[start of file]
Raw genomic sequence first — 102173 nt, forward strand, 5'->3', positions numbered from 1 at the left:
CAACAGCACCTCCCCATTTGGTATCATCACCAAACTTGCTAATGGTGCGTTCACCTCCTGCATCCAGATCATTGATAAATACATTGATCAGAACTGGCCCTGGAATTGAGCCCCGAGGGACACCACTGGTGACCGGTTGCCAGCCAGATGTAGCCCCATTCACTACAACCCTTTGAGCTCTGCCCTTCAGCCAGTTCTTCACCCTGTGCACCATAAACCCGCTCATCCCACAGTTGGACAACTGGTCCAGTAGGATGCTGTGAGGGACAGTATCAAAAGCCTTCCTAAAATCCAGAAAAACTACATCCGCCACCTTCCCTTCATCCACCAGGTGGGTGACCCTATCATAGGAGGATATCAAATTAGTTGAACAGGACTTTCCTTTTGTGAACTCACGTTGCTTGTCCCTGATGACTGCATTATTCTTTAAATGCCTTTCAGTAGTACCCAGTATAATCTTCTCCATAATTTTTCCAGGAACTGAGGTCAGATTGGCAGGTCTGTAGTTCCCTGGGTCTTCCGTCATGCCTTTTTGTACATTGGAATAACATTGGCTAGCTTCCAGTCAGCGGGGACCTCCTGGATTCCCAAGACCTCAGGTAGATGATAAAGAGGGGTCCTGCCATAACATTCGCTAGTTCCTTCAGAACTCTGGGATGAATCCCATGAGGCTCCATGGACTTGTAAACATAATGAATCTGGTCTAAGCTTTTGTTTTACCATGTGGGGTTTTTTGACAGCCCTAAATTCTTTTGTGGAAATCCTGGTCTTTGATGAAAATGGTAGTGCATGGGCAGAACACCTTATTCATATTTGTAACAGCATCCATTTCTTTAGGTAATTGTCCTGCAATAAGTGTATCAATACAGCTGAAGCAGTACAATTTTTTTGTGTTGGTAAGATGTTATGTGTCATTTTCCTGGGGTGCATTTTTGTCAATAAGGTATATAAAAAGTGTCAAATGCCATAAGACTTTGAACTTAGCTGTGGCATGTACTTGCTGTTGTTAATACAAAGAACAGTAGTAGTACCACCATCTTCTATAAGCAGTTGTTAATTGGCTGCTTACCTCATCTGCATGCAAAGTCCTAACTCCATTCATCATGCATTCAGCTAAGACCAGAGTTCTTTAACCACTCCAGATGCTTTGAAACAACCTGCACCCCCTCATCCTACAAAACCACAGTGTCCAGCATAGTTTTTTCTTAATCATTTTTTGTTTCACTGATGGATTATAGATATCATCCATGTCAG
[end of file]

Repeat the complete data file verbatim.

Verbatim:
Raw genomic sequence first — 102173 nt, forward strand, 5'->3', positions numbered from 1 at the left:
CAACAGCACCTCCCCATTTGGTATCATCACCAAACTTGCTAATGGTGCGTTCACCTCCTGCATCCAGATCATTGATAAATACATTGATCAGAACTGGCCCTGGAATTGAGCCCCGAGGGACACCACTGGTGACCGGTTGCCAGCCAGATGTAGCCCCATTCACTACAACCCTTTGAGCTCTGCCCTTCAGCCAGTTCTTCACCCTGTGCACCATAAACCCGCTCATCCCACAGTTGGACAACTGGTCCAGTAGGATGCTGTGAGGGACAGTATCAAAAGCCTTCCTAAAATCCAGAAAAACTACATCCGCCACCTTCCCTTCATCCACCAGGTGGGTGACCCTATCATAGGAGGATATCAAATTAGTTGAACAGGACTTTCCTTTTGTGAACTCACGTTGCTTGTCCCTGATGACTGCATTATTCTTTAAATGCCTTTCAGTAGTACCCAGTATAATCTTCTCCATAATTTTTCCAGGAACTGAGGTCAGATTGGCAGGTCTGTAGTTCCCTGGGTCTTCCGTCATGCCTTTTTGTACATTGGAATAACATTGGCTAGCTTCCAGTCAGCGGGGACCTCCTGGATTCCCAAGACCTCAGGTAGATGATAAAGAGGGGTCCTGCCATAACATTCGCTAGTTCCTTCAGAACTCTGGGATGAATCCCATGAGGCTCCATGGACTTGTAAACATAATGAATCTGGTCTAAGCTTTTGTTTTACCATGTGGGGTTTTTTGACAGCCCTAAATTCTTTTGTGGAAATCCTGGTCTTTGATGAAAATGGTAGTGCATGGGCAGAACACCTTATTCATATTTGTAACAGCATCCATTTCTTTAGGTAATTGTCCTGCAATAAGTGTATCAATACAGCTGAAGCAGTACAATTTTTTTGTGTTGGTAAGATGTTATGTGTCATTTTCCTGGGGTGCATTTTTGTCAATAAGGTATATAAAAAGTGTCAAATGCCATAAGACTTTGAACTTAGCTGTGGCATGTACTTGCTGTTGTTAATACAAAGAACAGTAGTAGTACCACCATCTTCTATAAGCAGTTGTTAATTGGCTGCTTACCTCATCTGCATGCAAAGTCCTAACTCCATTCATCATGCATTCAGCTAAGACCAGAGTTCTTTAACCACTCCAGATGCTTTGAAACAACCTGCACCCCCTCATCCTACAAAACCACAGTGTCCAGCATAGTTTTTTCTTAATCATTTTTTGTTTCACTGATGGATTATAGATATCATCCATGTCAG